Mock grading was performed to evaluate the analytical performance of participants. This analysis focused on COT because of the small numbers of laboratories reporting NIC or ANAB. For quantitative testing, CAP uses either statistical (typically ±2–3 SD) or absolute (eg, ±25%) grading criteria. The NTA Survey is not accuracy based; thus, simulated grading was compared against the mean of participant results rather than target concentration (Table 2). Grading against all-method mean ± 3 SD showed no unacceptable responses. Participants reporting quantitative COT results showed similar performance on ±2 SD and ±25% criteria, with averages of 6.41% and 5.15% unacceptable responses, respectively. Performance was similar across COT target concentrations from 20 to 5000 ng/mL.

Table 2

Simulated Grading of Cotinine Quantitative Challenge Data, Nicotine and Tobacco Alkaloids Survey 2017–2020

Simulated Grading of Cotinine Quantitative Challenge Data, Nicotine and Tobacco Alkaloids Survey 2017–2020
Simulated Grading of Cotinine Quantitative Challenge Data, Nicotine and Tobacco Alkaloids Survey 2017–2020

Mock grading of qualitative performance was again focused on COT because of low participation in qualitative reporting for NIC and ANAB. The 2 largest COT peer groups (cutoffs of 200 and 500 ng/mL) were evaluated for agreement on all survey challenges (Table 3). Using 80% or greater consensus by cutoff as the grading criterion, participant performance is graded as acceptable or unacceptable only if at least 80% of peer group responses agree for a given challenge. Nonconsensus (ie, <80% agreement among participants in the peer group) results in no grading. During the study period, the 500 ng/mL peer group met 80% consensus for all challenges, including 2 targeted near the group cutoff at 400 ng/mL and 600 ng/mL. In contrast, the 200 ng/mL peer group did not reach consensus for 3 of 4 challenges targeted between 120 and 250 ng/mL. For challenges where consensus was achieved, 90% of participants or more would have been scored as acceptable in all but 1 or 2 challenges for each peer group.

Table 3

Results for Cotinine Qualitative Challenge Data, Nicotine and Tobacco Alkaloids Survey 2017–2020a

Results for Cotinine Qualitative Challenge Data, Nicotine and Tobacco Alkaloids Survey 2017–2020a
Results for Cotinine Qualitative Challenge Data, Nicotine and Tobacco Alkaloids Survey 2017–2020a

This publication and others demonstrate that cutoffs and LOQs for NIC and metabolite testing are widely variable.21,26  Screening cutoffs ranged as high as 3000 ng/mL for COT and 1000 ng/mL for NIC, significantly increasing the likelihood of false-negative results. On the other hand, LOQs for quantitative assays were as low as 0.5 to 2 ng/mL, well within the range of secondhand exposure and potentially prone to analytical challenges such as contamination, carryover, or (particularly for IA) cross-reactivity with other NIC metabolites. For example, urine COT exceeded the 10 ng/mL cutoff in 40% of samples collected in a study of adolescents ages 12 to 21 years who reported abstinence from NIC-containing products.29  Misclassification was also common in studies of adults using a 100 ng/mL cutoff.37,38  Although most NTA Survey participants used 200 or 500 ng/mL cutoffs for qualitative COT reporting (likely driven by manufacturer recommendations), quantitative responses showed no predominant LOQs.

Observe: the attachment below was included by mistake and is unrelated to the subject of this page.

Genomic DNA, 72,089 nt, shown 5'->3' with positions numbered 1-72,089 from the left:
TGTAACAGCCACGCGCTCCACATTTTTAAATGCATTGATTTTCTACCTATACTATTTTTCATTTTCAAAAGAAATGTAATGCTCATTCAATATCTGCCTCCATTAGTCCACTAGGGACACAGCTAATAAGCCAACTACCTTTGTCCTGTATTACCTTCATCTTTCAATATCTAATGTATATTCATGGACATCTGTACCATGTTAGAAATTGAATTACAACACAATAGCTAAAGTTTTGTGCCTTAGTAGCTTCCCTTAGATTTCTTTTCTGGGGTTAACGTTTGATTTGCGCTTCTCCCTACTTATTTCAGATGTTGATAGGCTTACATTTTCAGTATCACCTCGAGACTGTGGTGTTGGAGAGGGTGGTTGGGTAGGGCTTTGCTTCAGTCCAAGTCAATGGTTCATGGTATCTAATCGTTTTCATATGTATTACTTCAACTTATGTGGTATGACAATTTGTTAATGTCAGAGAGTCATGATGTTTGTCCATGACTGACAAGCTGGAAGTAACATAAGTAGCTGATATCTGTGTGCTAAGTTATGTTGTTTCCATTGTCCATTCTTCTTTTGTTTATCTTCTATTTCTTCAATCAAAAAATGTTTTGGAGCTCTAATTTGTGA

Although there are no clinical or forensic guidelines to inform choice of reporting thresholds, one study38  suggested that COT interpretive cutoffs between 50 and 200 ng/mL have approximately equal sensitivity and that normalization to creatinine is not helpful. Another37  demonstrated that a cutoff of 500 ng/mL may serve younger populations better than the generalized cutoff proposed of 300 ng/mL, although neither sensitivity nor specificity was terribly different between cutoffs of 100 and 500 ng/mL. The utility of lower reporting thresholds is questionable, and might be limited to specific indications, such as assessing secondhand exposure.

The NTA Survey does not directly address how testing is performed (eg, reflex from screening); however, individual differences such as the choice of LOQ and cutoff within a single laboratory suggest that reporting practices are widely disparate among participants. As with drug of abuse or alcohol testing, appropriate reporting thresholds and test algorithms for NIC-related testing can vary depending on the patient population being tested, reasons for testing, and the specific clients served by each laboratory. Although this study demonstrated that participants compare well overall against target analyte concentrations, it could not address whether the cutoffs, LOQs, or algorithms used were appropriate for the intended purposes of testing. Unfortunately, the lack of standardization in reporting and test methodology is a source of confusion for individuals interpreting results and a concern for patients, life insurance enrollees, and others who could be affected by an inappropriate cutoff or poorly performing assay. Evidence-based guidelines addressing NIC-related analytes and reporting thresholds appropriate to specific purposes for testing are needed.